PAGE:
Mar 19, 2017 at 8:30 pm
Chance Ecologies: Artists and Post-Industrial Urban Wilderness
Conversation following the presentations with curators Nathan Kensinger & Catherine Grau
Since 2015, the artists of Chance Ecologies have been creatively engaging the post-industrial waterfront of Queens, New York. Their work has included seed collecting, interactive mapping, experimental filmmaking, guerrilla archaeological digs, and public participatory actions in off-limits areas. Though not necessarily intended as documentary, the artworks created by Chance Ecologies have helped to capture the story of endangered landscapes and species, as the city’s last unprotected pockets of unmanaged wilderness are turned over to developers and bulldozed.
This event will dig into the role of artists and citizens in engaging the history of pollution and neglect that has shaped our current version of urban “nature.” As the environment continues to be radically reshaped by human impacts, including globalization and climate change, how can we creatively investigate these fragile landscapes? And in the face of global mass extinction, how do we create empathy for the forgotten species in our own backyards?
Presentations by several of the artists from this unique collective project will be followed by discussion with curators Nathan Kensinger and Catherine Grau.
Edrex Fontanilla and Sarah Nelson Wright will discuss their project Hidden Vistas, a virtual reality installation that cultivates empathy for places that no longer exist or are too hazardous to visit.
Dillon de Give will speak about the Coyote Walks, a walking residency that traces the potential pathways that coyotes are using, as they enter New York City for the first time in their history.
Ellie Irons will discuss her work with the spontaneous plants that thrive in urban landscapes, which are often derided as weeds, including her projects Feral Landscape Typologies, The Next Epoch Seed Library, The Sanctuary for Weedy Species, and Invasive Pigments.
Nathan Kensinger is a photographer, filmmaker, and curator living in Brooklyn whose work examines hidden urban landscapes, off-limits industrial structures, environmental disaster zones, and other liminal spaces. His photographs have been exhibited at museums and galleries throughout New York City, and are currently installed in the Atlantic Avenue subway station. He and Catherine Grau are the curators of Chance Ecologies.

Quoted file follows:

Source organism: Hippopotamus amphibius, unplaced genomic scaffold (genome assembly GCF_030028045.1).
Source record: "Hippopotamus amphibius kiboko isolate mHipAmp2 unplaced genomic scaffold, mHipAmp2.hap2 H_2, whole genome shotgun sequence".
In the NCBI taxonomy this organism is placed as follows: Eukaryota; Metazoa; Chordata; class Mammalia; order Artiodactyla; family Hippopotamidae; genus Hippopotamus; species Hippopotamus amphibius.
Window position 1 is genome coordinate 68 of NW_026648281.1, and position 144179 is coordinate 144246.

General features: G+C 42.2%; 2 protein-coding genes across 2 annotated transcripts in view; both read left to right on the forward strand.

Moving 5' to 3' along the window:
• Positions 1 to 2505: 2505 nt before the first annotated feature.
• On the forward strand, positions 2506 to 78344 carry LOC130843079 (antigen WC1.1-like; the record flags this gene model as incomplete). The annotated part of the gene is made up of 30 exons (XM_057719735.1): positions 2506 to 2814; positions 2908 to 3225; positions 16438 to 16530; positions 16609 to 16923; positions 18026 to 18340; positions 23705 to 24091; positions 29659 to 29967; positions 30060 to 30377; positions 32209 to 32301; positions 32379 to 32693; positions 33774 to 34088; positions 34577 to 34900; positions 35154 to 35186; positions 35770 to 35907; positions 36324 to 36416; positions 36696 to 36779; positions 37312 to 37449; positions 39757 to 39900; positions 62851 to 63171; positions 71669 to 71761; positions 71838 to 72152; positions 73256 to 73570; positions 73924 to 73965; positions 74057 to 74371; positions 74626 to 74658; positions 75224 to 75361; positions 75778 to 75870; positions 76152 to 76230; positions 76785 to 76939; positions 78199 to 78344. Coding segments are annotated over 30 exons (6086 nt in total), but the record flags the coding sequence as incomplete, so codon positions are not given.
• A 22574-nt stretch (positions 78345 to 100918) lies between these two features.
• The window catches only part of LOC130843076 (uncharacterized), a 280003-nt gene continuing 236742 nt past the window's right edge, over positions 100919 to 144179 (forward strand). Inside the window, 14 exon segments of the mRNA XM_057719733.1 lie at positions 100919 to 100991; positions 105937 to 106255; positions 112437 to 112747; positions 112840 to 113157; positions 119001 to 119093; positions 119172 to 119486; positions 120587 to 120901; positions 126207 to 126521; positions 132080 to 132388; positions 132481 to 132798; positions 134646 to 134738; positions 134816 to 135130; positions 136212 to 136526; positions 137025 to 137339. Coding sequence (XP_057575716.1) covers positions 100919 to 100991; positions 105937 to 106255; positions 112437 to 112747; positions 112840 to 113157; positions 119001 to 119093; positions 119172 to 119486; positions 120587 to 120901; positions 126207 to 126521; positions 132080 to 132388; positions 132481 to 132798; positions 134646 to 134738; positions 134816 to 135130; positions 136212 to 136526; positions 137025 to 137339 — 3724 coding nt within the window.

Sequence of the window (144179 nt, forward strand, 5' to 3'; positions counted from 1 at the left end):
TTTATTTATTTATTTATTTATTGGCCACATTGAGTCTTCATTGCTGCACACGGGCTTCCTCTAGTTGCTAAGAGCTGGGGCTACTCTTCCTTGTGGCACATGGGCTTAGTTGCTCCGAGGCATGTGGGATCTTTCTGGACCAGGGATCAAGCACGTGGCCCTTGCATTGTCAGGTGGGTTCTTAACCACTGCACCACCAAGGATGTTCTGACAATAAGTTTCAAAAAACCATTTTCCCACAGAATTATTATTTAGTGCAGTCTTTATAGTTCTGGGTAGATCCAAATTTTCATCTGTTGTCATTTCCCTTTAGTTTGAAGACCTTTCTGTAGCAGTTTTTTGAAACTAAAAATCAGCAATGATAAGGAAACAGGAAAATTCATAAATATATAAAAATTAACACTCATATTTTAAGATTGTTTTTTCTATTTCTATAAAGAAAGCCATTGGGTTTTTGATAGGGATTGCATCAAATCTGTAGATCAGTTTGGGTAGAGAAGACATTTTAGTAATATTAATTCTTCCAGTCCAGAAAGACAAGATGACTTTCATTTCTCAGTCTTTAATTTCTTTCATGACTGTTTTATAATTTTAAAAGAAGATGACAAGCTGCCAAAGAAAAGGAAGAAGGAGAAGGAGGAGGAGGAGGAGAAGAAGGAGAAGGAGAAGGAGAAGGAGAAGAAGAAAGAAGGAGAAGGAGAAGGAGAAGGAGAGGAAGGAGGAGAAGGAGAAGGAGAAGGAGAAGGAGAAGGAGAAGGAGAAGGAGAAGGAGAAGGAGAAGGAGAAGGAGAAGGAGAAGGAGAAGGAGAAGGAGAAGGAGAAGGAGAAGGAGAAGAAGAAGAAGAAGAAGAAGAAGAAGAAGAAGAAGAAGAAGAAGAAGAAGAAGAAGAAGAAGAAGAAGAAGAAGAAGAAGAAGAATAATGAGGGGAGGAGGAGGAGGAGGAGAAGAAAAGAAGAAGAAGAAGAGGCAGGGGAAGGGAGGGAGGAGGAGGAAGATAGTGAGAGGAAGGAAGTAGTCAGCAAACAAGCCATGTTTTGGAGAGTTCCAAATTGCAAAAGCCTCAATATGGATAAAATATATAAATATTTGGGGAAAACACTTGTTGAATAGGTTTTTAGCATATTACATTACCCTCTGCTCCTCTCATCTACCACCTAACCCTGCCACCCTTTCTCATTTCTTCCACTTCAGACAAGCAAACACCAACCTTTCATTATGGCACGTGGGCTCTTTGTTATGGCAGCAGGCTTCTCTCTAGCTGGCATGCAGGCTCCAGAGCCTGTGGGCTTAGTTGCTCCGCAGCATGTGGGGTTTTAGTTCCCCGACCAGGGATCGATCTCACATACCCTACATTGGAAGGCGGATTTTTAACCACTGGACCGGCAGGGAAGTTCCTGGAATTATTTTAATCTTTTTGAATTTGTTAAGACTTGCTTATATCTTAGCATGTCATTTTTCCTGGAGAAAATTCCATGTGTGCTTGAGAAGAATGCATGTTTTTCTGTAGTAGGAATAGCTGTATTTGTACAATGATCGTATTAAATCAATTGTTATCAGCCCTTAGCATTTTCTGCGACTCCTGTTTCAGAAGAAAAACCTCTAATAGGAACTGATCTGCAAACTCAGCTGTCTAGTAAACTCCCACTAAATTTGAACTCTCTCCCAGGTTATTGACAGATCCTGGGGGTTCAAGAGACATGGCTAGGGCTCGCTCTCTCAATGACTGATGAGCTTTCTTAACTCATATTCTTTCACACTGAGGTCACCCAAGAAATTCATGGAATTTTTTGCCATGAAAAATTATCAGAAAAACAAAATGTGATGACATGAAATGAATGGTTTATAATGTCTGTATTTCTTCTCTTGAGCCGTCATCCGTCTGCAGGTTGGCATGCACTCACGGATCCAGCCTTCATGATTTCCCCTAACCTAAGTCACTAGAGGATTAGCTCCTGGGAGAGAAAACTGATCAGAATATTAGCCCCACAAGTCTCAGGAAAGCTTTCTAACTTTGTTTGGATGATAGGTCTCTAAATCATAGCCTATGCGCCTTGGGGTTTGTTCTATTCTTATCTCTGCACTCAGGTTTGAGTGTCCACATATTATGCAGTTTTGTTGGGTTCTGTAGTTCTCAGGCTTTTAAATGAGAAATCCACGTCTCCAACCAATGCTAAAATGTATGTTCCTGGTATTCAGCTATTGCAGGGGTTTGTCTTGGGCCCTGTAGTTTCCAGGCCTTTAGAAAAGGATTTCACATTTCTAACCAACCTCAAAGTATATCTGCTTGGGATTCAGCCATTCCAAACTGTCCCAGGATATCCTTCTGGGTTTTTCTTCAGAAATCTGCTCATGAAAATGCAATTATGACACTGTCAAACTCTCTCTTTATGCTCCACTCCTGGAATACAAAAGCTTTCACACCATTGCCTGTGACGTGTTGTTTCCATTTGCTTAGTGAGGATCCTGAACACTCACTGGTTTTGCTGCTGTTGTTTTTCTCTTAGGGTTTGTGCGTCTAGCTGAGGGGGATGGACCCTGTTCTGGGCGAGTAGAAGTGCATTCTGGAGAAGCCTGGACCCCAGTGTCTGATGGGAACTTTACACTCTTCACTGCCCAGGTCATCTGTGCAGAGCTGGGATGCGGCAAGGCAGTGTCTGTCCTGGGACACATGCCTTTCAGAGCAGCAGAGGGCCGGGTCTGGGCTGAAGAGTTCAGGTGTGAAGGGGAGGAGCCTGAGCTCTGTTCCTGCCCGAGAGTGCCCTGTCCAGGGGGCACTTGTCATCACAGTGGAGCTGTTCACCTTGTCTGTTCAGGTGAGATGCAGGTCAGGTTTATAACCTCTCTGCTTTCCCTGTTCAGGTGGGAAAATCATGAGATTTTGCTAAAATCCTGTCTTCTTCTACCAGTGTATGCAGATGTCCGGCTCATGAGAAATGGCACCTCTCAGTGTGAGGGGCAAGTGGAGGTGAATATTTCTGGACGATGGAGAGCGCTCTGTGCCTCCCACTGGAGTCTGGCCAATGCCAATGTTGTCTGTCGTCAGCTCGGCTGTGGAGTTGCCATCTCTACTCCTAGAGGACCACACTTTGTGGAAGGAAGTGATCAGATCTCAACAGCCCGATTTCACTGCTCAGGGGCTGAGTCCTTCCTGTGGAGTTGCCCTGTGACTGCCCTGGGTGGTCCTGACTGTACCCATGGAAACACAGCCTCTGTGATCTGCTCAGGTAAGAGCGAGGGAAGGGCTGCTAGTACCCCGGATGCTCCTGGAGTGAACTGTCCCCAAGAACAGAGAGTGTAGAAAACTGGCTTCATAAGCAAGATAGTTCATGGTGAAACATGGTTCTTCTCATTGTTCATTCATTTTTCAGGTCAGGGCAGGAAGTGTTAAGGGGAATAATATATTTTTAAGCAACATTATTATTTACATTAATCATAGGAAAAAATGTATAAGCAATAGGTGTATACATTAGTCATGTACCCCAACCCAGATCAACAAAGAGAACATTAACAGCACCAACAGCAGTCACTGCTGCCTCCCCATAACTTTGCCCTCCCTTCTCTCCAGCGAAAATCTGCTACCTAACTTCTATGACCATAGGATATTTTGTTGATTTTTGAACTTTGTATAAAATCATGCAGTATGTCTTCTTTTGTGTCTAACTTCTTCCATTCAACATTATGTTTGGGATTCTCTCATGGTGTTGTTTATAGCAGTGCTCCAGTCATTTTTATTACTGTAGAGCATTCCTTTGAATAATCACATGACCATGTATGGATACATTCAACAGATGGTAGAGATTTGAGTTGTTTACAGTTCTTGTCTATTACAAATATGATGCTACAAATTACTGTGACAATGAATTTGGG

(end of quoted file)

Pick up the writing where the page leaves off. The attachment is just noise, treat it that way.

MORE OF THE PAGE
Catherine Grau works as an artist and curator in the field of social practice with a special focus on ecology and pedagogy. Her projects are participatory and often employ installation, objects and performance scores as a means of facilitating shifts in thinking, behavior and perception. She has helped create large-scale participatory and collaborative public art projects internationally, and in 2015, co-founded Chance Ecologies with Stephen Zacks and Nathan Kensinger.
Sarah Nelson Wright is a Brooklyn based artist and educator who creates media projects about the urban experience that explore the changing city and investigate avenues for intervention. Her work encompasses video, installation, interactive media and public art. She is an Assistant Professor of Digital Media at Marymount Manhattan College.
Edrex Fontanilla is a new media artist whose creative practice fuses sculptural and computational methods to explore perception, materiality, and temporality. He researches how the study of human psychology and cognition can inform approaches in experimental media. He is an Assistant Professor of Digital Media at Marymount Manhattan College.
Dillon de Give is an artist and educator whose work explores issues of social and ecological cohabitation. He is a co-founder of the Walk Exchange, a cooperative walking group, and organizes the annual Coyote Itinerancy, a retreat that traces a footpath between New York City and the wild.
Ellie Irons is an artist and educator based in Brooklyn, New York, who works in a variety of media, from walks to WIFI to gardening, to reveal how human and nonhuman lives intertwine with other earth systems. Recent work focuses on plants, people and urban ecology in the so-called Anthropocene. Irons teaches part time at Brown University in Providence, Rhode Island.
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